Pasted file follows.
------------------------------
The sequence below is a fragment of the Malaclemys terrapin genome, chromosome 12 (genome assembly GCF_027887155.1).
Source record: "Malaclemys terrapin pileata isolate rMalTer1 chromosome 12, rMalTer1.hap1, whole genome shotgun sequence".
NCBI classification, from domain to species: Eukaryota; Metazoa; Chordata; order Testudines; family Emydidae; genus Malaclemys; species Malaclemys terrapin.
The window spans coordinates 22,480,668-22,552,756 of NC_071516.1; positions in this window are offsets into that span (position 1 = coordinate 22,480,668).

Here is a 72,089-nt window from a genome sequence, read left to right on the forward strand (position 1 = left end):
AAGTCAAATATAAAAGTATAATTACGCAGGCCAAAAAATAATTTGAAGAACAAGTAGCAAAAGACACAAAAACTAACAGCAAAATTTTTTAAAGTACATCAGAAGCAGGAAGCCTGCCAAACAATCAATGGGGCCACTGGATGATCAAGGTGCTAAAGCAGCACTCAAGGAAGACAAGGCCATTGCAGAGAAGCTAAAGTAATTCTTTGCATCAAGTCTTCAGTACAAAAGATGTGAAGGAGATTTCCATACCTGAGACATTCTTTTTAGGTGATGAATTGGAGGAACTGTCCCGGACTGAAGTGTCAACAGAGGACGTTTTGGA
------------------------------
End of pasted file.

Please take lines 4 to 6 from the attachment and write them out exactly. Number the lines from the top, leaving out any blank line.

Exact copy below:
The window spans coordinates 22,480,668-22,552,756 of NC_071516.1; positions in this window are offsets into that span (position 1 = coordinate 22,480,668).

Here is a 72,089-nt window from a genome sequence, read left to right on the forward strand (position 1 = left end):
AAGTCAAATATAAAAGTATAATTACGCAGGCCAAAAAATAATTTGAAGAACAAGTAGCAAAAGACACAAAAACTAACAGCAAAATTTTTTAAAGTACATCAGAAGCAGGAAGCCTGCCAAACAATCAATGGGGCCACTGGATGATCAAGGTGCTAAAGCAGCACTCAAGGAAGACAAGGCCATTGCAGAGAAGCTAAAGTAATTCTTTGCATCAAGTCTTCAGTACAAAAGATGTGAAGGAGATTTCCATACCTGAGACATTCTTTTTAGGTGATGAATTGGAGGAACTGTCCCGGACTGAAGTGTCAACAGAGGACGTTTTGGA